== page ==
Wittgenstein's 'private language' argument

DB7 258. Let us imagine the following case. I want to keep a diary about the recurrence of a certain sensation. To this end I associate it with the sign "S" and write this sign in a calendar for every day on which I have the sensation. - I will remark first of all that a definition of the sign cannot be formulated. - but still I give myself a kind of ostensive definition. How? Can I point to the sensation? Not in the ordinary sense. But I speak, or write the sign down, and at the same time I concentrate my attention on the sensation. But what is this ceremony for? for that is all it seems to be. A definition surely serves to establish the meaning of a sign. - Well that is done precisely by the concentration of my attention; for in this way I impress upon myself the connection between the sign and the sensation. But "I impress it on myself" can only mean: this process brings it about that I remember the connection right in the future. But in the present case I have no criterion of correctness. One would like to say: Whatever is going to seem right to me is right, and that only means that here we can't talk about 'right'.

259. Are the rules of the private language impressions of rules? - The balance on which impressions are weighed is not the impression of a balance.

260. "Well, I believe that this is the sensation S again." - Perhaps you believe that you believe it! Then did the man who made the entry in the calendar make a note of nothing whatever? - don't consider it a matter of course that a person is making a note of something when he makes a mark - say in a calendar. For a note has a function, and this "S" so far has none. (One can talk to oneself. - If a person speaks when no-one else is present, does that mean he is speaking to himself?)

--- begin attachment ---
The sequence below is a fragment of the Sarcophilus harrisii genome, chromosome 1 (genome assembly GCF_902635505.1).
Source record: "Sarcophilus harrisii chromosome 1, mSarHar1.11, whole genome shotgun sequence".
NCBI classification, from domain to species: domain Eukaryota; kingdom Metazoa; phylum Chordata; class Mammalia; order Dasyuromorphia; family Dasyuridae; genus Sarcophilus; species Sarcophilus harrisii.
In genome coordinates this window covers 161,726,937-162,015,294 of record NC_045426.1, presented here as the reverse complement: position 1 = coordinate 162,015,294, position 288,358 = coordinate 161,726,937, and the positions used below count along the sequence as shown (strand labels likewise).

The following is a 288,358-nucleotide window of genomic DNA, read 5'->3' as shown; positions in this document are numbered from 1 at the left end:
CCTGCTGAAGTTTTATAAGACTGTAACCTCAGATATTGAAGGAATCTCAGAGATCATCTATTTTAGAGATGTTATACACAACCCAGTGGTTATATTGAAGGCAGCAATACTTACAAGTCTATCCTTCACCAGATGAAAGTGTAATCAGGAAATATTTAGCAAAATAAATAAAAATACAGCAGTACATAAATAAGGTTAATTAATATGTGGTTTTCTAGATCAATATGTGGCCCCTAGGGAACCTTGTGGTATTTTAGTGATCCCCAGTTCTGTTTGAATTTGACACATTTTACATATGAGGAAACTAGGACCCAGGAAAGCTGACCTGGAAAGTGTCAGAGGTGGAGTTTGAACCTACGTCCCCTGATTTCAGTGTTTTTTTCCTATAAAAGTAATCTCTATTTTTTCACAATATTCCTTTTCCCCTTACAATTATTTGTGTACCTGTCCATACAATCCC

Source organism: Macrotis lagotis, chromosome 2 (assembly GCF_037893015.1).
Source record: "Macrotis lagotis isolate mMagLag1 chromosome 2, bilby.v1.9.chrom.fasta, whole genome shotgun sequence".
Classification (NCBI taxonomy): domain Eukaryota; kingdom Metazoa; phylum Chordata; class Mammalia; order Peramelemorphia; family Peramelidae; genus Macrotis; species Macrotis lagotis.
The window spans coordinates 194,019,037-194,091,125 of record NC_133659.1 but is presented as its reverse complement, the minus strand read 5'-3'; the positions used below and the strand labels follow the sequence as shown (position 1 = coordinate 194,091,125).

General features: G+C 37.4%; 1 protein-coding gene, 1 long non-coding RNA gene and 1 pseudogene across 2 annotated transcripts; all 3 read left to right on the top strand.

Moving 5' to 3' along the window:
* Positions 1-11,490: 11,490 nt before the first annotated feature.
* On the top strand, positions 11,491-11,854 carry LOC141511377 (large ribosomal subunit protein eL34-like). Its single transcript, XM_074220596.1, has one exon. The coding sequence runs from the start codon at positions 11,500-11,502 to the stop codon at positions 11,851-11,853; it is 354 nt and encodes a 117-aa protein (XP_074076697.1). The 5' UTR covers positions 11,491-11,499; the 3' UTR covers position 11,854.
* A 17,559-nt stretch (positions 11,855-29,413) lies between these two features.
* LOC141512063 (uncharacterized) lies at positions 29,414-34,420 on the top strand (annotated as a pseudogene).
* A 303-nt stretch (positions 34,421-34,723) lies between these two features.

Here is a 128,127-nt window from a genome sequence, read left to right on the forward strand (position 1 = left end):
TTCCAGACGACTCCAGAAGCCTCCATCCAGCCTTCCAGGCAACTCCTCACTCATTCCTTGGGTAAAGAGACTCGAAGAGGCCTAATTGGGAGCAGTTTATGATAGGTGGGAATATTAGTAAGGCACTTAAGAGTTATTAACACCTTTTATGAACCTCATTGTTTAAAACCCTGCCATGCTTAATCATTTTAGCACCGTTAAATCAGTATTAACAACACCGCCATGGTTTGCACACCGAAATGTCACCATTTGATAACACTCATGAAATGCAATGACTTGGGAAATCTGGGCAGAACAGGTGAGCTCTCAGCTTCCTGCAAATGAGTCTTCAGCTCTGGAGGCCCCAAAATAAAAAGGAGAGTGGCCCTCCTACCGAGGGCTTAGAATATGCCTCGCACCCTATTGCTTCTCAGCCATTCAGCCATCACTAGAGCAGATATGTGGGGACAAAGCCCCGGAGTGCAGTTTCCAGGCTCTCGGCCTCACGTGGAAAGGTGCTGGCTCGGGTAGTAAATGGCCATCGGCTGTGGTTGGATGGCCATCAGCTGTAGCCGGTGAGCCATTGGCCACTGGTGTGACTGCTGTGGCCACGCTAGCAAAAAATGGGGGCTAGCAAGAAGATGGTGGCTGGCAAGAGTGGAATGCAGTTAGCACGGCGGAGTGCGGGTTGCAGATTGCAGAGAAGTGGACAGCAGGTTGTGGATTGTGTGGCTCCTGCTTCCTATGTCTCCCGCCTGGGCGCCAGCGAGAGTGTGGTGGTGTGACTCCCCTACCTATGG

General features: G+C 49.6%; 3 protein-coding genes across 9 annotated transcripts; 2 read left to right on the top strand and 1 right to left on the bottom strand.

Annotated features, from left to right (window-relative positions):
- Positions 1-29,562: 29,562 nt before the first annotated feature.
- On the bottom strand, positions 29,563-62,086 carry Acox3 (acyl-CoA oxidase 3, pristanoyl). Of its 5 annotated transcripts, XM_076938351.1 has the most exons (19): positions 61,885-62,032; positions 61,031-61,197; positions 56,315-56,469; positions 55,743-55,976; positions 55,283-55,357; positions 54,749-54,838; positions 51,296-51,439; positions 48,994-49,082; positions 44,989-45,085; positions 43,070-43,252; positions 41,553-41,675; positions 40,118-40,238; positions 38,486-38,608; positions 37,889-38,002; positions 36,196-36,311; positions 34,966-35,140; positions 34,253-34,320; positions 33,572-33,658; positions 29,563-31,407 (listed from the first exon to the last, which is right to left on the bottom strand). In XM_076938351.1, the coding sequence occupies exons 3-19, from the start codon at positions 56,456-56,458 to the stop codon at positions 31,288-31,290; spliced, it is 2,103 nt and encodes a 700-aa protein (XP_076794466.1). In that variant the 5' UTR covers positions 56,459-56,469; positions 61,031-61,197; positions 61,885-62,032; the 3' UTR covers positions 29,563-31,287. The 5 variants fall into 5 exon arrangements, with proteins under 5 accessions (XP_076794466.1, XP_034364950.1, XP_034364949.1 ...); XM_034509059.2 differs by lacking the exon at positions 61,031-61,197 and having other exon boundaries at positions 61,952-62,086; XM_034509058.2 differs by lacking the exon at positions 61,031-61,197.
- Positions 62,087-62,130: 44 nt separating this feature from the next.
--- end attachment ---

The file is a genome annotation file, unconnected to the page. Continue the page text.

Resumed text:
Here we are concerned with how a person might learn a private language, or might devise one. The latter would seem the more appropriate description in this case since the idea of learning a language strongly suggests, that the language is already given. That the rules for the language are already in some way determined. The distinction between learning and devising a language is important if we want to consider 'criteria of correctness'. If we are learning a language then criteria are available from the word go. Our very first fumbling attempts at using the language may be classed as correct or incorrect. In the case of devising a language it is quite possible that in the beginning we will have no criterion, and hence it will not make sense to talk about our first uses of the language as correct or incorrect. This does not mean that there never will be criterion. If I am successful in devising this language then as the language evolves the patterns of use will settle down so that there is a fairly stable correlation between the things I say in this language and the mental states or sensation they are supposed to describe. One could then say that I was using the language I had devised correctly if and only if my usage fitted in with the established pattern. But how does this pattern ever become established in default of some criterion of correctness? Surely we need a criterion of correctness before we establish the pattern and so cannot invoke the pattern to give us a criterion. Not at all patterns are very easy to come by, even without the slightest intention our activities tend to fall into patterns. It requires rather more effort to break out of a pattern (or a habit if that sounds more familiar) than it does to keep it up. With a private language the problem if there were any would not be in establishing a pattern, but in adjusting the pattern to best serve our purposes (whatever they might be).

Need a note have a function? Surely the note "S" in the calendar serves to remind us on what days we experienced the particular sensation associated with "S", isn't that enough of a function?

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